Bret Watson
August 16, 1996 AT 04:00 AM EDT

”Really, it’s none of anybody’s business,” says Jennifer Aniston. ”It’s like, how would you like me asking ‘Well, whadda you make?”’

Not $100,000 a week, that’s for sure — or even the $40,000 each that she and her buddies are currently estimated to make — but never mind. The point is, like it or not, TV stars’ salaries are being made everybody’s business. When Aniston and her fellow Friends banded together and demanded a $60,000-per-episode raise last month, they made their weekly paychecks topic A in the entertainment industry. And it didn’t stop there: On July 22, the two stars of New York Undercover, Malik Yoba and Michael DeLorenzo, took the Friends‘ threat one step further when they failed to show up for work, with Yoba demanding a raise of about $55,000 an episode — from roughly $20,000 to $75,000 — not to mention a bigger trailer, a gym, and tastier food. NYU’s executive producer, the notoriously brusque and budget-minded Dick Wolf, responded swiftly: Two days later he was auditioning replacements. ”There’s a virus infecting the entertainment industry,” he fumed in a press release blasting ever-escalating salary demands.

Of course, the money virus isn’t confined to actors. The Friends‘ job action apparently came after a Warner Bros. Television Distribution executive bragged that the syndication rights would sell for $4 million an episode. (Math break: If you figure the average show airs 22 episodes a year, and a successful series can live for five years or more, Warner Bros. stands to make more than $440 million.) It’s safe to say that TV stations won’t be paying that kind of money to see reruns of Marcel the monkey molesting Barbie dolls. Surely, in addition to the studio and the show’s creators, the actual Friends deserve a bigger slab of the cash cow.

For the most part, the buzz in Hollywood is not only that they do, but that well, so what? Such renegotiating of contracts is business as usual. ”This happens with every successful show,” says Warner Bros. Television VP David Janollari. In recent years, for example, cast members of Seinfeld, Married… With Children, and Frasier all demanded pay hikes from their studios, with nary a ripple in the press. And at the moment, according to United Talent Agency founding partner Peter Benedek, ”the same thing is going on at ER…they’re renegotiating their salaries in the context of unbelievable success.”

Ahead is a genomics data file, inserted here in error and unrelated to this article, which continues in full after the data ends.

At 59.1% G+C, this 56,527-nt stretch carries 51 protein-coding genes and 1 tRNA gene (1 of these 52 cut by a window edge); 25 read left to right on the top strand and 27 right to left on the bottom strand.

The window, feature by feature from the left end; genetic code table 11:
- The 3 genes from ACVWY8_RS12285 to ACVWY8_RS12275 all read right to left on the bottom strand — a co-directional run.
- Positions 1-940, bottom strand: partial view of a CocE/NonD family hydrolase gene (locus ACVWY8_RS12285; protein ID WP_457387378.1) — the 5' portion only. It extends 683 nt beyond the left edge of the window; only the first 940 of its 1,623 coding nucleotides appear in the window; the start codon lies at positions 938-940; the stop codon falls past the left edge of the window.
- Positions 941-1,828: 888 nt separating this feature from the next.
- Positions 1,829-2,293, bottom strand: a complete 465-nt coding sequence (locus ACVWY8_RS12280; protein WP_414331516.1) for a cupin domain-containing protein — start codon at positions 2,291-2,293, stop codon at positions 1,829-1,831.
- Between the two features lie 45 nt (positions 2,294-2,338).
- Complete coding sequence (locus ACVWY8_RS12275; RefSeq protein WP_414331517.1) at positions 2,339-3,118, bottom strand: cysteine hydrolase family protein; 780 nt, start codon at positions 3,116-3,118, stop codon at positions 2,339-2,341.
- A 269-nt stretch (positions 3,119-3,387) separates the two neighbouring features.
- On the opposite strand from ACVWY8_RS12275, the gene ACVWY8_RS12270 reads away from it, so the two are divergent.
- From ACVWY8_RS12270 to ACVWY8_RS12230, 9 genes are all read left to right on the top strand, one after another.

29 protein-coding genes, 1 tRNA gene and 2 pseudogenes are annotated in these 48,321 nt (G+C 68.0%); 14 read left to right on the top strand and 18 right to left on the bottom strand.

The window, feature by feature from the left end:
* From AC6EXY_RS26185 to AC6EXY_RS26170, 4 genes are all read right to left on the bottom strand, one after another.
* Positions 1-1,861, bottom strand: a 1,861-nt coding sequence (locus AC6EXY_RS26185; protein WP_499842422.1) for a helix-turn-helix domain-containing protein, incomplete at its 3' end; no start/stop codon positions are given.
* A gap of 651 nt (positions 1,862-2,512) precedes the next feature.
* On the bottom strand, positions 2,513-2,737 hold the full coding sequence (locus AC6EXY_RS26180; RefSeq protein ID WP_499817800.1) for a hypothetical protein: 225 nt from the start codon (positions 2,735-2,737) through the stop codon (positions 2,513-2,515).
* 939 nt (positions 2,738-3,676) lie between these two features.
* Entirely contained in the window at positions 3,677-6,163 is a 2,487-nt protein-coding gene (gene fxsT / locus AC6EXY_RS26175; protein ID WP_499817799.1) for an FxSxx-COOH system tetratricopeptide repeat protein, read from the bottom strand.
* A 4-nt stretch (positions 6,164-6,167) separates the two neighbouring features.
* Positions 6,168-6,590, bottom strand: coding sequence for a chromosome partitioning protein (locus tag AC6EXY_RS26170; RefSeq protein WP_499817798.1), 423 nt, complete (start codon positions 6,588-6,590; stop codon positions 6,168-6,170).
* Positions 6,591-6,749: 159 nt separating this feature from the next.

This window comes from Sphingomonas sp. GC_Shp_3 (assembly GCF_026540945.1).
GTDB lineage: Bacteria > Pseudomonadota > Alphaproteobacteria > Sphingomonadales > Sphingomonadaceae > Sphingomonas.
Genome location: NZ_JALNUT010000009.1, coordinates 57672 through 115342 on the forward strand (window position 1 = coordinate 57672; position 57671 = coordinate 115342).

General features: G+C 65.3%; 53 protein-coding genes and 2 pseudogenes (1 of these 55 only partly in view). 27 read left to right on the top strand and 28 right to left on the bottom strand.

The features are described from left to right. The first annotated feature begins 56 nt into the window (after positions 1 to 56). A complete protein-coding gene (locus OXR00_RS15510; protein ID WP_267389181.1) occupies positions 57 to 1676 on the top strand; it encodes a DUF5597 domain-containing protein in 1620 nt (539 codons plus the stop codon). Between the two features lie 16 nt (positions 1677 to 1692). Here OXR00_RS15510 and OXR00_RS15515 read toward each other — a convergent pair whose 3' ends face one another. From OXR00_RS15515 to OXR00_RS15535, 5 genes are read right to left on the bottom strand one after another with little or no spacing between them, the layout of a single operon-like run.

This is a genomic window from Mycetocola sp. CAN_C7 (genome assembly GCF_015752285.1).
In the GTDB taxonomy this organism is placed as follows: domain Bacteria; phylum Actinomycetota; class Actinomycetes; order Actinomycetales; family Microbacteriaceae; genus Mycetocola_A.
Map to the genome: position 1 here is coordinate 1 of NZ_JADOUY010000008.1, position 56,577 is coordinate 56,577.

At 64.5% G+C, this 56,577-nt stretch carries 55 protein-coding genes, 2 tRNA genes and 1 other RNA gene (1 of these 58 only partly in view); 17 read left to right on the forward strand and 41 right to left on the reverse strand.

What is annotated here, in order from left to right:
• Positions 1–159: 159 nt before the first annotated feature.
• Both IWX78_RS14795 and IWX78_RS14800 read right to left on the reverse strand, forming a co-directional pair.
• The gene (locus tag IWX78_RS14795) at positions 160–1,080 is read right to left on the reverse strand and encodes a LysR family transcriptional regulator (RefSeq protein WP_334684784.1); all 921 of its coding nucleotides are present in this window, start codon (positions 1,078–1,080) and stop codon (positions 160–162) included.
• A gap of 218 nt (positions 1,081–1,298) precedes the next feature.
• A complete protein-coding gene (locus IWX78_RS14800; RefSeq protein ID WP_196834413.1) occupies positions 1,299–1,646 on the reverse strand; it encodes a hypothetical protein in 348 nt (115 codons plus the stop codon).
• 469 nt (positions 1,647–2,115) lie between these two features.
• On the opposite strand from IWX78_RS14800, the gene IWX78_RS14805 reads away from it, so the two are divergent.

The Friends figures may have made headlines simply because the world has become their auditor. Indeed, the leak of the negotiations to TIME magazine (purportedly by an agent to one of the stars) appears to be the one aspect of this incident that has truly shocked the industry. ”The only thing wrong about the Friends situation is that it was publicized,” says manager and producer Gavin Polone. ”My conjecture is that someone messed up.”

Unlike movie stars’ salaries — which are published as routinely as box scores — TV paychecks are normally as closely guarded as a poker hand. The reason, in a nutshell, is that while film actors are independent contractors, going from project to project, TV stars are salaried employees who must (with any luck) work harmoniously with the same bosses and costars for years. In such an environment, gossip about paychecks becomes as verboten as at any office. Furthermore, small-screen stars — by virtue of coming into a viewer’s home every week — have a more intimate relationship with their audience and thus run the risk of alienating their fans with outrageous demands. In the case of Friends, for example, viewers might wonder just how many decaf lattes these slackers need to buy. ”If you are a TV star, it doesn’t pay to have your fee leaked to the public. It sends a message to viewers of ‘Hey, we’re superrich and you’re not,’ ” says Polone.

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